It was reported that the rays are up to 3-seriate in roots. We observed bi-seriate rays in stem and uni-seriate in spines. This can be a diagnostic feature to identify the stem and roots in microscopical characters. However, it cannot be used as a diagnostic character if the material is powdered. Similarly, the pore size in root was reported as an important characteristic feature to differentiate between G. arborea and G. asiatica roots. In our observation, in matured stem, the average pore size is 90 μ and 70 μ. Thus, pore size cannot be a character to identify the roots and stem if they were powdered.

It was reported that numerous vessel elements of roots has tylosis. In our observation in stem, there was no tylosis, even in the much thicker and oldest stem pieces, and also there was no differentiation of heartwood and sapwood. This might be an important character to identify the stem and roots in commercial samples.

After a comparative analysis of phytoconstituents, of barks from stem and root, in case of Brihatpanchamoola, it is concluded that root bark can be effectively substituted by stem bark. It is also commented that, in practical, aerial portions are being used and sold instead of roots. [16] Modern researches substantiate that the whole plant or aerial parts are equally effective in case of Sida cordifolia, when compared with roots. [17] Likewise, when looking for sustainable collection methods, stem will be in use instead of root, and the present method of differentiation provides key to differentiate the stem and root in microscopical and powder characters.

The present pharmacognosy report reveals that the basic pharmacognostic details of stem of G. asiatica to Identify or authenticate them. Few pharmacological and phytochemical studies also reveal that stem can be used instead of roots. Further research is advised to substantiate the use of stem instead of root in case of G. asiatica or G. arborea has to be find out.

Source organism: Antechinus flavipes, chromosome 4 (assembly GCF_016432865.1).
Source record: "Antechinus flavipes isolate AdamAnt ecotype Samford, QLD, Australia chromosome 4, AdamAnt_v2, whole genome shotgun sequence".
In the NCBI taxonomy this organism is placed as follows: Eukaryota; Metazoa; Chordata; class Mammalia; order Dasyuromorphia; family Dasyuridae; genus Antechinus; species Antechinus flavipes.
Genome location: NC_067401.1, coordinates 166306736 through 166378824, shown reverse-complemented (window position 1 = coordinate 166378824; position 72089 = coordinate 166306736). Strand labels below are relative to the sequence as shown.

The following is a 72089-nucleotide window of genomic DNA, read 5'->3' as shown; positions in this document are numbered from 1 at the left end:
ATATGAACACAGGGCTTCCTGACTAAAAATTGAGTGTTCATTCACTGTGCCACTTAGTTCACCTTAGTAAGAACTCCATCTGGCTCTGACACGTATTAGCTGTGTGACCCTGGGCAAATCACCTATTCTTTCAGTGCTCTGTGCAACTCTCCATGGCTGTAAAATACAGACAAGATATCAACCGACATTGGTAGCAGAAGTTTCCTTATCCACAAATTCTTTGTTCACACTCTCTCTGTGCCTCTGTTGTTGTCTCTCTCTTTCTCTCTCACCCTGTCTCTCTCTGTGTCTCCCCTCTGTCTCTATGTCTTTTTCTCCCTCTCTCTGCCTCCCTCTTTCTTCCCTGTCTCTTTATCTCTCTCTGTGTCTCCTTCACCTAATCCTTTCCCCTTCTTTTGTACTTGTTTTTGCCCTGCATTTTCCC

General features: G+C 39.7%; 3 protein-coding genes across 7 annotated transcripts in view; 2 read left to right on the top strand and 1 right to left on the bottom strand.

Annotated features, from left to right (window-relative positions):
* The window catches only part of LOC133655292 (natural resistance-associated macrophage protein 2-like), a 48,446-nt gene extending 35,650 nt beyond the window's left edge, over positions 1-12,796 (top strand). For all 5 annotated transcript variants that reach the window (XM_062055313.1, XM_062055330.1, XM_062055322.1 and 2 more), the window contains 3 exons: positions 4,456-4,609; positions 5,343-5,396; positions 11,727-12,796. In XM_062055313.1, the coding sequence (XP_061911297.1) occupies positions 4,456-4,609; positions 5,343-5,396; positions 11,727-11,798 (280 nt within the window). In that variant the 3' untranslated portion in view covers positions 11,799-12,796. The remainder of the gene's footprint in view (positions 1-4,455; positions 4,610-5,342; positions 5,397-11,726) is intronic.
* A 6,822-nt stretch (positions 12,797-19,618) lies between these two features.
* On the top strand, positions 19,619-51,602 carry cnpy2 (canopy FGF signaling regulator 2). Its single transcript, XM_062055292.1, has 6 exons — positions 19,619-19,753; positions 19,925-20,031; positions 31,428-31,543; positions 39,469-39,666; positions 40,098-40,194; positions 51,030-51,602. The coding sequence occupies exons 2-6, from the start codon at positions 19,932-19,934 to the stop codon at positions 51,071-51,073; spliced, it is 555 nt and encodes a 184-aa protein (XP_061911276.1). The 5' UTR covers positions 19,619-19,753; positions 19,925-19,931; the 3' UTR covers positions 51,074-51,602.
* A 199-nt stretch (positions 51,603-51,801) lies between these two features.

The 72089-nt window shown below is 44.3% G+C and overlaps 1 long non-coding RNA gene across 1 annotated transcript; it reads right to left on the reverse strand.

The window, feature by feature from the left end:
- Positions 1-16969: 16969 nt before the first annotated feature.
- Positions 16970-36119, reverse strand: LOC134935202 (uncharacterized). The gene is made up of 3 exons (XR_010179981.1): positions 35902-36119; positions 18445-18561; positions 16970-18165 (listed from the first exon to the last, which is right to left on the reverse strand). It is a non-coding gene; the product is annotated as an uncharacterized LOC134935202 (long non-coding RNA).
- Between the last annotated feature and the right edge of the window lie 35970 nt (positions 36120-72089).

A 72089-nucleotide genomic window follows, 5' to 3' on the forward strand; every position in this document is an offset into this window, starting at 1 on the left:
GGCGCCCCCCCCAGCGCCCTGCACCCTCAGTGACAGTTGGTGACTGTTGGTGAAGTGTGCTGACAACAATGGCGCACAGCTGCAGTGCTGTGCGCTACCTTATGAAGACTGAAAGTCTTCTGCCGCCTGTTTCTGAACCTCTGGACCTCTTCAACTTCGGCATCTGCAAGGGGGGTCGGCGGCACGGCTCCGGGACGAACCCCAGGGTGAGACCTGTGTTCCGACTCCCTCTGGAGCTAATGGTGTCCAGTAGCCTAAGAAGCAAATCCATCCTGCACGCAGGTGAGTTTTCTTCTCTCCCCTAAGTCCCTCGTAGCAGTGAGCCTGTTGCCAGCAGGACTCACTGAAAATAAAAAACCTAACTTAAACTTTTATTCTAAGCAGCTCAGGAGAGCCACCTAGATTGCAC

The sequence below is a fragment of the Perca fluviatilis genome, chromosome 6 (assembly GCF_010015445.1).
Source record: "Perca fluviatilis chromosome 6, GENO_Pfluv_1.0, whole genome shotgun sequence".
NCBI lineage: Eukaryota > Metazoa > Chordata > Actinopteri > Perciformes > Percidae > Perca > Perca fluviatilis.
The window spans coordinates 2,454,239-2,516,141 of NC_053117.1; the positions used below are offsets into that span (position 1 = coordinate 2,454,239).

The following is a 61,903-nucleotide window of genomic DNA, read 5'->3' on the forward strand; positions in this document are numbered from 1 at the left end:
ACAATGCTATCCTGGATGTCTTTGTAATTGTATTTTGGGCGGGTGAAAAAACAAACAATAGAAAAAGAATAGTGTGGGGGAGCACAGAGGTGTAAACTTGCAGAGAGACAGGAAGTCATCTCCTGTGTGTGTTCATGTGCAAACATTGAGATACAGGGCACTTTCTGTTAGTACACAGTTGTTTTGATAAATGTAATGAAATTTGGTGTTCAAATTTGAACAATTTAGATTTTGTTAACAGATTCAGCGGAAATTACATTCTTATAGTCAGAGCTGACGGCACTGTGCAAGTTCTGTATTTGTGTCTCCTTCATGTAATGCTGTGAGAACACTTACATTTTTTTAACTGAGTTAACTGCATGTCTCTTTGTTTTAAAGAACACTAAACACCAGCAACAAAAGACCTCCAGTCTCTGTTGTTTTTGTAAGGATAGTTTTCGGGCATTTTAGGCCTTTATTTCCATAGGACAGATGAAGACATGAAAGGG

References Top

1.Narayana Ayier K, Kolammal M. Pharmacognosy of Ayurvedic drugs, Series 1 (2). Trivandrum: The Central Research Institute, University of Travancore; 1953. p. 71-4.  Back to cited text no. 1
2.Kirtikar KR, Basu BD. Indian Medical Plants. Vol. 2. 2 nd ed. New Delhi: Jayyed Press; 1975. p. 1934-35.  Back to cited text no. 2
3.Apparanantham T, Chelladurai V, Subramanian V. Some tribal folk medicines of point calimere (Kodikkarai) in Tamil Nadu. Bull Med Ethnobot Res 1982;3:173-7.  Back to cited text no. 3
4.Vikneshwaran D, Viji M, Raja Lakshmi K. Ethnomedicinal plants survey and documentation related to Paliyar community. Ethnobotanical Leaflets 2008;12:1108-15.  Back to cited text no. 4
5.Jayaweera MS. Medicinal Plants (Indigenous and exotic) used in Ceylon. Colombo: The National Science Council of Sri Lanka; 1982. p. 167.  Back to cited text no. 5
6.Babu K, Parimala G, Sidhan VP. Micromorphological studies on Gmelina arborea and Clerodendrum serratum. Pharmacogn J 2010;2:137-41.  Back to cited text no. 6
7.Kusuma G, Joshi VK. Nomenculature of Anukta Dravya. Anc Sci Life 2010;29:17-23.  Back to cited text no. 7
8.Ismail SS, Gopalakrishnan V, Hazeena B. Biochemical modes of action of Gmelina asiatica in inflamation. Indian J Pharmacol 1997;29:306-9.  Back to cited text no. 8
9.Girija S, Ravindhran R. Identification of Antioxidant Potential of Gmelina asiatica. Biosciences Biotechnology Research Asia 2011; 8. Available from: http://www.biotech-asia.org/abstract.php?vabid=948) [Last accessed on 2011].  Back to cited text no. 9
10.Merlin NJ, Parthasarathy V, Manavalan R, Kumaravel S. Chemical Investigation of aerial parts of Gmelina asiatica L. by GC-MS. Pharmacogn Res 2009;1:152-6.  Back to cited text no. 10
11.Kasivishwanath R, Ramesh A, Kumar KE. Hypoglycemic and Antihyperglycemic effect of Gmelina asiatica L in Normal and in alloxan induced diabetic rats. Biol Pharm Bull 2005;28:729-32.  Back to cited text no. 11
12.Merlin NJ, Parthasarathy V. Antioxidant and hepatoprotective activity of chloroform and ethanol extracts of Gmelina asiatica aerial parts. J Med Plants Res 2011;5:533-8.  Back to cited text no. 12
13.Vyas M, Yadav P, Shukla VJ, Patgiri BJ, Prajapati PK. Pharmaceutical evaluation of brihatpanchamoola Kwatha- prepared by root bark and stem bark. Int J Pharma Biol Arch 2010;1:436-41.  Back to cited text no. 13
14.Poornima B. Adulteration and substitution in herbal drugs - A critical analysis. Int J Res Ayurveda Pharm 2010;1:8-12.  Back to cited text no. 14
15.Ujjaliya Nitin BL, Vivek P, Remadevi R. A Comparative phytochemical screening of root and stem of piper longum L. Int J Res Ayurveda Pharma 2012;3:67-9.  Back to cited text no. 15
16.Ramaswamy SV, Razi BA. Flora of Bangalore. Mysore: University of Mysore; 1973. p. 497.  Back to cited text no. 16
17.Nair KK, Nayar MP. Flora of Courtallum. Culcutta: BSI; 1987. p. 252.  Back to cited text no. 17
18.Anonymous. Quality control methods for medicinal plant materials. Geneva: WHO; 1998. p. 1-21.  Back to cited text no. 18
19.Wallis TC. Textbook of Pharmacognosy. Delhi: CBS Publishers and Distributors; 1985. p. 571-6.  Back to cited text no. 19
20.Evans WC. Trease and Evans Pharmacognosy. London: Bailliere Tindall; 1989. p. 17-32.  Back to cited text no. 20